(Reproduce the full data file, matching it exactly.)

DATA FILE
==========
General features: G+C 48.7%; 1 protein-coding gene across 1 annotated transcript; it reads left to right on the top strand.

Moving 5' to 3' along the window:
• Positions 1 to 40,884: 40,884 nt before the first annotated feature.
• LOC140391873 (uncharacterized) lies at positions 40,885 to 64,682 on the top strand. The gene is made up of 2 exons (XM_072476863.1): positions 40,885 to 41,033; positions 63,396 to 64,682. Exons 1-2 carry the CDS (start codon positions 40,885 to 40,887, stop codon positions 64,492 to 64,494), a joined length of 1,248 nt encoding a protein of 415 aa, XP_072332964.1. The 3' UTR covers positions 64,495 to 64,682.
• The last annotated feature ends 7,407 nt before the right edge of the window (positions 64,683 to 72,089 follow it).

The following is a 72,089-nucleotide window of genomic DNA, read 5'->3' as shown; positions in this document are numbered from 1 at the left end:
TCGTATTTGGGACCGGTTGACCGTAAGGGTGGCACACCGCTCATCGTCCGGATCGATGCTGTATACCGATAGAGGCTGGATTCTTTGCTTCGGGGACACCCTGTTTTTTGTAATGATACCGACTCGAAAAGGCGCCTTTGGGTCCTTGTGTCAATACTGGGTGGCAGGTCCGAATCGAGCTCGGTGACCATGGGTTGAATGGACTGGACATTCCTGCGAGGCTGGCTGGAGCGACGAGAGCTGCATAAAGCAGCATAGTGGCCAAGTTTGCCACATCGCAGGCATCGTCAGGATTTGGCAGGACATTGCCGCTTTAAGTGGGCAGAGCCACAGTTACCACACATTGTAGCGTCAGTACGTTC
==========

General features: G+C 48.7%; 1 protein-coding gene across 1 annotated transcript; it reads left to right on the top strand.

Moving 5' to 3' along the window:
• Positions 1 to 40,884: 40,884 nt before the first annotated feature.
• LOC140391873 (uncharacterized) lies at positions 40,885 to 64,682 on the top strand. The gene is made up of 2 exons (XM_072476863.1): positions 40,885 to 41,033; positions 63,396 to 64,682. Exons 1-2 carry the CDS (start codon positions 40,885 to 40,887, stop codon positions 64,492 to 64,494), a joined length of 1,248 nt encoding a protein of 415 aa, XP_072332964.1. The 3' UTR covers positions 64,495 to 64,682.
• The last annotated feature ends 7,407 nt before the right edge of the window (positions 64,683 to 72,089 follow it).

The following is a 72,089-nucleotide window of genomic DNA, read 5'->3' as shown; positions in this document are numbered from 1 at the left end:
TCGTATTTGGGACCGGTTGACCGTAAGGGTGGCACACCGCTCATCGTCCGGATCGATGCTGTATACCGATAGAGGCTGGATTCTTTGCTTCGGGGACACCCTGTTTTTTGTAATGATACCGACTCGAAAAGGCGCCTTTGGGTCCTTGTGTCAATACTGGGTGGCAGGTCCGAATCGAGCTCGGTGACCATGGGTTGAATGGACTGGACATTCCTGCGAGGCTGGCTGGAGCGACGAGAGCTGCATAAAGCAGCATAGTGGCCAAGTTTGCCACATCGCAGGCATCGTCAGGATTTGGCAGGACATTGCCGCTTTAAGTGGGCAGAGCCACAGTTACCACACATTGTAGCGTCAGTACGTTC